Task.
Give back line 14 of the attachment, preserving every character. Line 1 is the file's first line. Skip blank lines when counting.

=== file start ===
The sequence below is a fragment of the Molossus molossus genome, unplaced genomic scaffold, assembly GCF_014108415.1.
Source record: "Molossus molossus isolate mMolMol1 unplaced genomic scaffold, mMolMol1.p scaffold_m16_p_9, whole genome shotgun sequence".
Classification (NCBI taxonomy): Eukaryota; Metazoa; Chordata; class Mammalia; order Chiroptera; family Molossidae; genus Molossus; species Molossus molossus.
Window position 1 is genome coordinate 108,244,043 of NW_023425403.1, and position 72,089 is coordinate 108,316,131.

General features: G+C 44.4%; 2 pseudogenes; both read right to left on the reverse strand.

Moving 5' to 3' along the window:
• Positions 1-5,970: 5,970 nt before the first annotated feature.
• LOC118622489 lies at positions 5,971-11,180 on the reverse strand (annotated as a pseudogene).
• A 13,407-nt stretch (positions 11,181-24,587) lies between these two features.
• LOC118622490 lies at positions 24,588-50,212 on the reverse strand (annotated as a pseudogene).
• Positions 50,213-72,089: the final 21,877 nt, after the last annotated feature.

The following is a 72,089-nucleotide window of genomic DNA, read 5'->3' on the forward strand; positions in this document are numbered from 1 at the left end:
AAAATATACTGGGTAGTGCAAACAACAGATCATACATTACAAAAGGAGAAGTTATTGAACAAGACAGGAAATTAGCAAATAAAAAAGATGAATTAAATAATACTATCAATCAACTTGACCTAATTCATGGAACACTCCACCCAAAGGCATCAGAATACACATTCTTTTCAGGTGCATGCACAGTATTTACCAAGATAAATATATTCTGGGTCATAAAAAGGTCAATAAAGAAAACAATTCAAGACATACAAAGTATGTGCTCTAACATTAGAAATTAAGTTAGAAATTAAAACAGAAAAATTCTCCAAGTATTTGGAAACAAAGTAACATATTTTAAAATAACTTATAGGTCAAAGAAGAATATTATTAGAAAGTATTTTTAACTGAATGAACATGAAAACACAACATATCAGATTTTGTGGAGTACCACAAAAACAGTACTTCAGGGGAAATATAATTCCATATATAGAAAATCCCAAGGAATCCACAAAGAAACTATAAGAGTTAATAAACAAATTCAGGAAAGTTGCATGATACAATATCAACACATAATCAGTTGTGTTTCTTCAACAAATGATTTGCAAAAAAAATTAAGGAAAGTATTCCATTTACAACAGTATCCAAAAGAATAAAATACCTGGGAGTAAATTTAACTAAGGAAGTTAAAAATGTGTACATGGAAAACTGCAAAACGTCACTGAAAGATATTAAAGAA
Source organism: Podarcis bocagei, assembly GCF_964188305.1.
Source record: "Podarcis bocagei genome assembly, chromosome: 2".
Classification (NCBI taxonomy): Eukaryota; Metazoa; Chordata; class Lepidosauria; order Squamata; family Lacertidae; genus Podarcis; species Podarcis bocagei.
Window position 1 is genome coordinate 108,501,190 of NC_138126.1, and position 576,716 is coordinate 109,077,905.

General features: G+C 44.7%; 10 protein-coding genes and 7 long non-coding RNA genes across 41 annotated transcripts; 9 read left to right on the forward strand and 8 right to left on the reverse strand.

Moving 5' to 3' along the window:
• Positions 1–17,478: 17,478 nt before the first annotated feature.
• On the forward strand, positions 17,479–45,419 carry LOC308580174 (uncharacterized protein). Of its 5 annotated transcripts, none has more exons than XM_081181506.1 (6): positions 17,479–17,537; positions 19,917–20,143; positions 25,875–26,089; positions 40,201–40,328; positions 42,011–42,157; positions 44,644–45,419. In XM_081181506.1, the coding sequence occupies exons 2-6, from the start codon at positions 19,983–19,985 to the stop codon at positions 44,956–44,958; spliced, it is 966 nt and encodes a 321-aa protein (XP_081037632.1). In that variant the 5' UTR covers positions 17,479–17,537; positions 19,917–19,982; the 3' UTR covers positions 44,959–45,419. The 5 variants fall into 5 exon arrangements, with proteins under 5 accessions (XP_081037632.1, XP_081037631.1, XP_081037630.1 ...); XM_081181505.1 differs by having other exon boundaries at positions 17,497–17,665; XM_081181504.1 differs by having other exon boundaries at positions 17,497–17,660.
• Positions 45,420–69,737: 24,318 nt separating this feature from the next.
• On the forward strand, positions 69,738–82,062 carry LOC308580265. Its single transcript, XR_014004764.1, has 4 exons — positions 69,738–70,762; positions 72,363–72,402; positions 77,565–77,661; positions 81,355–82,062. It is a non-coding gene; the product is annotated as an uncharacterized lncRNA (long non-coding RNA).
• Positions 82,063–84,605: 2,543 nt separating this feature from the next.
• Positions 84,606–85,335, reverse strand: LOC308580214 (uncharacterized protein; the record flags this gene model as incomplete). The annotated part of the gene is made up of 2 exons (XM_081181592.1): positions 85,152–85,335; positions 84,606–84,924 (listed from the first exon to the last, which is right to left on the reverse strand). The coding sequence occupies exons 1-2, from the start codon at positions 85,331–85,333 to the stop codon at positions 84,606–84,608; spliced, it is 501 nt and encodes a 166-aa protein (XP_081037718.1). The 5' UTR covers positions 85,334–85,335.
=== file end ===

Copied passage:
Source organism: Podarcis bocagei, assembly GCF_964188305.1.